Perimenopause is on my mind this month. Yes, it’s a topic of interest mostly to women, but those men out there who live with us and must deal with us on a daily basis should find this fascinating information too. And if you gentlemen don’t have a wife, female partner or lover, surely you have a mother or a sister or co-worker you are concerned about, right? First, I’d like to take a head count – how many of you haven’t even heard the word? How many of you are only vaguely informed about menopause (or as it’s known in street vernacular, “The Change”)? How many of you, when you ask your mothers about this topic, are met with blank stares, embarrassment, or worse, told that she doesn’t even remember going through this stage? How many of you know that perimenopause and menopause are two distinct stages in every woman’s reproductive life and that every woman responds differently to this time of change and transition? Well, if you are currently uninformed and would like to know more, keep reading.
Perimenopause can be defined as that time in our lives before we reach menopause. The first half of the word, “Peri,” means “around the time of” and, of course, menopause is defined by most physicians as the stage at which we have stopped getting our periods for twelve months in a row. While most people are semi-informed or even well-informed about menopause itself, most do not realize that the time before menopause (or perimenopause) is the time of the most difficult transitions we women can face. At menopause, women’s progesterone and estrogen levels become quite low. However, it is during the years before menopause, or during perimenopause, that our bodies prepare themselves for these new lower levels. The stage called perimenopause can last as long as ten to fifteen years or more and can start for some women as early as the mid to late thirties. It is the fluctuation of these hormones along with FSH (follocular stimulating hormone) and LH (leutinizing hormone) that can cause most of the symptoms of perimenopause.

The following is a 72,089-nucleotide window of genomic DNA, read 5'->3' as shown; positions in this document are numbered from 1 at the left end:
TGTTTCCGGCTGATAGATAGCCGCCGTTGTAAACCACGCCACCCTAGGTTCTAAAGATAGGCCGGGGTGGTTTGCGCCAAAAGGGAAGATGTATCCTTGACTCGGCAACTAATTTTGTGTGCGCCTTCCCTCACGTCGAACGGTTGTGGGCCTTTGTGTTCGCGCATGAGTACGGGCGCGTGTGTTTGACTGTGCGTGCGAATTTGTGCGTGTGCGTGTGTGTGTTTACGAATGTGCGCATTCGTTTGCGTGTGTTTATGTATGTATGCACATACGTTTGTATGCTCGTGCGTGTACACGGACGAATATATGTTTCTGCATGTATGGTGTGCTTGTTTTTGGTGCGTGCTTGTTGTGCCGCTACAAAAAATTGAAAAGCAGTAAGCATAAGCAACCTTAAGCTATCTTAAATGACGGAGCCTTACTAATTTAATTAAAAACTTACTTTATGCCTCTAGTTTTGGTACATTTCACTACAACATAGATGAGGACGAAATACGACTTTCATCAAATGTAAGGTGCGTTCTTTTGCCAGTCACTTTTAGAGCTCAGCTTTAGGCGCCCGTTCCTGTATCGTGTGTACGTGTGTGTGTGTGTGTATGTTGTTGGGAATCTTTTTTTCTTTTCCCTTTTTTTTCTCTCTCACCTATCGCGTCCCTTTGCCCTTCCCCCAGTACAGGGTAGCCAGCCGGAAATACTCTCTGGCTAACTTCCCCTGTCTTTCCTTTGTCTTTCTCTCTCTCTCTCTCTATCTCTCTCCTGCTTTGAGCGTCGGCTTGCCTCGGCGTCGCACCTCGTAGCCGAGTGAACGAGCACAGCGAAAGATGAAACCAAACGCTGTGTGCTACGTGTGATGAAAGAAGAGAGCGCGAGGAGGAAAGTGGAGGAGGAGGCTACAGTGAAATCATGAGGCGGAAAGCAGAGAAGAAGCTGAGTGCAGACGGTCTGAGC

The symptoms of perimenopause can vary from woman to woman and even within the same woman on various days throughout her cycle. These symptoms can range from merely annoying to extremely disruptive and debilitating. They can include:
Hot Flashes / Cold Flushes
Concentrated mostly in the head and neck areas, these hot flashes can range from feeling a sensation of warmth to feeling profoundly hot accompanied by profuse sweating. If these flashes happen during the night or while asleep, they are often called night sweats. Some women experience cold flushes instead or a wildly fluctuating combination of both.
Changes in Menses (irregular cycles)
Women’s periods can become extremely erratic. The flow can be heavier, lighter, come more frequently or less frequently, last longer or be of shorter duration. These changes are directly attributable to changes in hormone levels resulting from ovaries that are completing their life cycle.
Ever find yourself crying one minute and laughing the next? These mood changes are quite similar to what happens to many women who experience PMS. Women can feel more anxious, worried, teary, irritable, or frightened than usual. They can even fly into rages with very little or no provocation. Some even experience a strange sort of emotional detachment that they’ve never had before. These mood changes can be accompanied by food cravings and/or an increase or decrease in appetite.
This is among one of the most common symptoms. A woman can have trouble falling asleep, staying asleep, or have early morning awakening. These different types of insomnia can often lead to feelings of depression and confusion.
Again, another very common symptom. Many women describe this as more than simple tiredness. This is exhaustion in the extreme, the kind of exhaustion no amount of sleep ameliorates or corrects.
Are you forgetting things you never had trouble remembering before? A common term for this is “brain fog,” or a feeling that you just aren’t thinking as clearly and/or as quickly as you used to. You may experience difficult concentrating too. Headaches are often common as well. Some women who’ve never experienced migraines before may find they are getting them now for the first time in their lives and those who have had migraines may experience an increase in severity, frequency or duration.
This can be experienced by some women as the feeling that you have to go to the bathroom all the time or that you cannot get there fast enough. It is termed stress and/or urge incontinence. There can even be some urine leakage if a woman coughs, sneezes or laughs too hard. These urinary symptoms are often accompanied by an increase in urinary tract infections (UTI’s).